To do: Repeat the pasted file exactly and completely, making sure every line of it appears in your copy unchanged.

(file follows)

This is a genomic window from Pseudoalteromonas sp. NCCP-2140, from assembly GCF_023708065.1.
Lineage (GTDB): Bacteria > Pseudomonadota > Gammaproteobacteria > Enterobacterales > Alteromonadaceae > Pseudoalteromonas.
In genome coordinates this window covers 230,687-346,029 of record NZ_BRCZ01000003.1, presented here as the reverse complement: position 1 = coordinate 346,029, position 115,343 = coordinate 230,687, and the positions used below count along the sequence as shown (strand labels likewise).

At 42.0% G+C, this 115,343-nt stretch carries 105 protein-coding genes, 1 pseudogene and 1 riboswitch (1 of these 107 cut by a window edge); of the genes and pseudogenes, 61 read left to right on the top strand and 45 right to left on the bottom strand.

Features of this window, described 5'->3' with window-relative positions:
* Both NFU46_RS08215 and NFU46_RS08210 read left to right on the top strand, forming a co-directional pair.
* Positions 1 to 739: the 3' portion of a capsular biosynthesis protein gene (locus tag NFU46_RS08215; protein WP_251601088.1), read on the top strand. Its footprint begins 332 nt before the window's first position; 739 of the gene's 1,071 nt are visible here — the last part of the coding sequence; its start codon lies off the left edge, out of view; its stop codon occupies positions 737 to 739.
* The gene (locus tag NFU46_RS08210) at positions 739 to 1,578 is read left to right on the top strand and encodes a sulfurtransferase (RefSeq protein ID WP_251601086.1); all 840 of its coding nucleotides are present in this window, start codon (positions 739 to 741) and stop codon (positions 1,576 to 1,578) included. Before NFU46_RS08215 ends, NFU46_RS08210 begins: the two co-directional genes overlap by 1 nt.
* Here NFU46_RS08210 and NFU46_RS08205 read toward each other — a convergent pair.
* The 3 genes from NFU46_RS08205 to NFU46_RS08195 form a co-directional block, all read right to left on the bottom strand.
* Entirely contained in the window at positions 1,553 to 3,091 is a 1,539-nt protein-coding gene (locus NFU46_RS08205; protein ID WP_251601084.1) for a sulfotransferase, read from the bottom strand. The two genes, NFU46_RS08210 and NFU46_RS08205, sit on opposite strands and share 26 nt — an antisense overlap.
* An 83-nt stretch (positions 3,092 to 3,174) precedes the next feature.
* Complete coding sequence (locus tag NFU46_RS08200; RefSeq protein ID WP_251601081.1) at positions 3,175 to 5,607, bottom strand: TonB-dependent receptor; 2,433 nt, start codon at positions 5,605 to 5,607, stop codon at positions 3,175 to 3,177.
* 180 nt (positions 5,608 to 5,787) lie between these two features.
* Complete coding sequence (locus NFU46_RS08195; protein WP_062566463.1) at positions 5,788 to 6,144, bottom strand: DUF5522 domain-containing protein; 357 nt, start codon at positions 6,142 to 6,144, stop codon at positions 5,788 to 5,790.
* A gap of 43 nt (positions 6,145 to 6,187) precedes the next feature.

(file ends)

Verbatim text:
This is a genomic window from Pseudoalteromonas sp. NCCP-2140, from assembly GCF_023708065.1.
Lineage (GTDB): Bacteria > Pseudomonadota > Gammaproteobacteria > Enterobacterales > Alteromonadaceae > Pseudoalteromonas.
In genome coordinates this window covers 230,687-346,029 of record NZ_BRCZ01000003.1, presented here as the reverse complement: position 1 = coordinate 346,029, position 115,343 = coordinate 230,687, and the positions used below count along the sequence as shown (strand labels likewise).

At 42.0% G+C, this 115,343-nt stretch carries 105 protein-coding genes, 1 pseudogene and 1 riboswitch (1 of these 107 cut by a window edge); of the genes and pseudogenes, 61 read left to right on the top strand and 45 right to left on the bottom strand.

Features of this window, described 5'->3' with window-relative positions:
* Both NFU46_RS08215 and NFU46_RS08210 read left to right on the top strand, forming a co-directional pair.
* Positions 1 to 739: the 3' portion of a capsular biosynthesis protein gene (locus tag NFU46_RS08215; protein WP_251601088.1), read on the top strand. Its footprint begins 332 nt before the window's first position; 739 of the gene's 1,071 nt are visible here — the last part of the coding sequence; its start codon lies off the left edge, out of view; its stop codon occupies positions 737 to 739.
* The gene (locus tag NFU46_RS08210) at positions 739 to 1,578 is read left to right on the top strand and encodes a sulfurtransferase (RefSeq protein ID WP_251601086.1); all 840 of its coding nucleotides are present in this window, start codon (positions 739 to 741) and stop codon (positions 1,576 to 1,578) included. Before NFU46_RS08215 ends, NFU46_RS08210 begins: the two co-directional genes overlap by 1 nt.
* Here NFU46_RS08210 and NFU46_RS08205 read toward each other — a convergent pair.
* The 3 genes from NFU46_RS08205 to NFU46_RS08195 form a co-directional block, all read right to left on the bottom strand.
* Entirely contained in the window at positions 1,553 to 3,091 is a 1,539-nt protein-coding gene (locus NFU46_RS08205; protein ID WP_251601084.1) for a sulfotransferase, read from the bottom strand. The two genes, NFU46_RS08210 and NFU46_RS08205, sit on opposite strands and share 26 nt — an antisense overlap.
* An 83-nt stretch (positions 3,092 to 3,174) precedes the next feature.
* Complete coding sequence (locus tag NFU46_RS08200; RefSeq protein ID WP_251601081.1) at positions 3,175 to 5,607, bottom strand: TonB-dependent receptor; 2,433 nt, start codon at positions 5,605 to 5,607, stop codon at positions 3,175 to 3,177.
* 180 nt (positions 5,608 to 5,787) lie between these two features.
* Complete coding sequence (locus NFU46_RS08195; protein WP_062566463.1) at positions 5,788 to 6,144, bottom strand: DUF5522 domain-containing protein; 357 nt, start codon at positions 6,142 to 6,144, stop codon at positions 5,788 to 5,790.
* A gap of 43 nt (positions 6,145 to 6,187) precedes the next feature.